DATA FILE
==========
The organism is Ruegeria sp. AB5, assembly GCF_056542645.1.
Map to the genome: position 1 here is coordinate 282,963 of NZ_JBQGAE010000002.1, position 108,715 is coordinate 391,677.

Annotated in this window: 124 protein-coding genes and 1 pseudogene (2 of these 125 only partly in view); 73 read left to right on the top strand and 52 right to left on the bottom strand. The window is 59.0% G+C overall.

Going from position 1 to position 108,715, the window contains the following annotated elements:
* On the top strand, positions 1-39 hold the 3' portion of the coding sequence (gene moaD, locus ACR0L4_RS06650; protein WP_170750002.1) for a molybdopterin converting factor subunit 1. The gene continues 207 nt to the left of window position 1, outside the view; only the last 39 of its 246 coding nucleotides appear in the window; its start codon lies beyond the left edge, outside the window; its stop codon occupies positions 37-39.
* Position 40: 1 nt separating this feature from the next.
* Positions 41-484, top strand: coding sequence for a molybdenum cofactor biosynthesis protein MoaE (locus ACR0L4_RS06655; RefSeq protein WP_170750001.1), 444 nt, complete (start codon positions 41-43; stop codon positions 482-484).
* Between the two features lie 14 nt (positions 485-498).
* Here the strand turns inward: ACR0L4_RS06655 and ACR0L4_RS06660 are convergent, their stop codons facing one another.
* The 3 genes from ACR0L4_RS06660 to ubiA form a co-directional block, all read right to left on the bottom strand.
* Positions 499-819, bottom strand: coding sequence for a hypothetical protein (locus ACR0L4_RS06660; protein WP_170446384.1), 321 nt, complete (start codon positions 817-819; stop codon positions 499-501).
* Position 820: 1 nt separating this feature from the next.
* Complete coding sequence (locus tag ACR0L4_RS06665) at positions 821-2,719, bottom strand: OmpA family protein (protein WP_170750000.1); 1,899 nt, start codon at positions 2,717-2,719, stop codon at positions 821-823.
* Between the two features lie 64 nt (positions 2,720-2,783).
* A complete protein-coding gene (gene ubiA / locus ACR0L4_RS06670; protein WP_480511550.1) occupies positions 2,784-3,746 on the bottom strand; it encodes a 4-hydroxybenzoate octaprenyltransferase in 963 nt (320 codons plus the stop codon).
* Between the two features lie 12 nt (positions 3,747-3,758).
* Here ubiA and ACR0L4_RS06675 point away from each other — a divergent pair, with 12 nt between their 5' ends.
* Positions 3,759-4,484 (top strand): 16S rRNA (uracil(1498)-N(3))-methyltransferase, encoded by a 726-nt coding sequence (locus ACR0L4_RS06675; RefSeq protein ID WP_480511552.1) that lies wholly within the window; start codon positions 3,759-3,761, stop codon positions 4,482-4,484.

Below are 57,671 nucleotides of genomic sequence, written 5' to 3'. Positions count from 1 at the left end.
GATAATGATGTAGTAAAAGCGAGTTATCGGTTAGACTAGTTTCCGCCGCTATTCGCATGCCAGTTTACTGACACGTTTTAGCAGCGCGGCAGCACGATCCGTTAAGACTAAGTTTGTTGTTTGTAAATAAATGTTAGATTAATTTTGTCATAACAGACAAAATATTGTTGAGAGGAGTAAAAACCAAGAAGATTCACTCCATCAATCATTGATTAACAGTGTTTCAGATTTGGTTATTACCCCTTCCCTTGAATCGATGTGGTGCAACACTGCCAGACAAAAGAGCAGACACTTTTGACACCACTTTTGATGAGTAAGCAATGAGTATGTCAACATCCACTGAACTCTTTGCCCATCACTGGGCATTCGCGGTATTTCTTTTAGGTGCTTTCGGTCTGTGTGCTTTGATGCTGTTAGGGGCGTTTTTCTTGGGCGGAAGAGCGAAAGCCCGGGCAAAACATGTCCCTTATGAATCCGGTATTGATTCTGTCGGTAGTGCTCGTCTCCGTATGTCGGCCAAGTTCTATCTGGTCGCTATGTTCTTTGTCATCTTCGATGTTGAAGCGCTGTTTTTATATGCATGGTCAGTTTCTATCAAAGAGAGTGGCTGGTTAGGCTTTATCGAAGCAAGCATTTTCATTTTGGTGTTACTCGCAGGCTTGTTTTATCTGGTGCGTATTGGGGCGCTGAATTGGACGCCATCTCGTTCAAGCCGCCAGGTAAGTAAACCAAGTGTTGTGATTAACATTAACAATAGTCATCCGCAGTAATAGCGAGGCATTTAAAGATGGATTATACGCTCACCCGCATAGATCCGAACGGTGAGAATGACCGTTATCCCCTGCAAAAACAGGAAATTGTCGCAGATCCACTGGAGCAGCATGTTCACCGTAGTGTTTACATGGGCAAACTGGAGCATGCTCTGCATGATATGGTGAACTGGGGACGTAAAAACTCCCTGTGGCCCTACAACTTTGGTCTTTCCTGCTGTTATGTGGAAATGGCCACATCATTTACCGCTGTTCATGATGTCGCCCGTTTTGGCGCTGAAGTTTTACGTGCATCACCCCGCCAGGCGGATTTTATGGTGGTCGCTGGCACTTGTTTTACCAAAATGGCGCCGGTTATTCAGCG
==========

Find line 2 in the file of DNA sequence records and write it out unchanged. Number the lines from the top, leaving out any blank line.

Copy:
Map to the genome: position 1 here is coordinate 282,963 of NZ_JBQGAE010000002.1, position 108,715 is coordinate 391,677.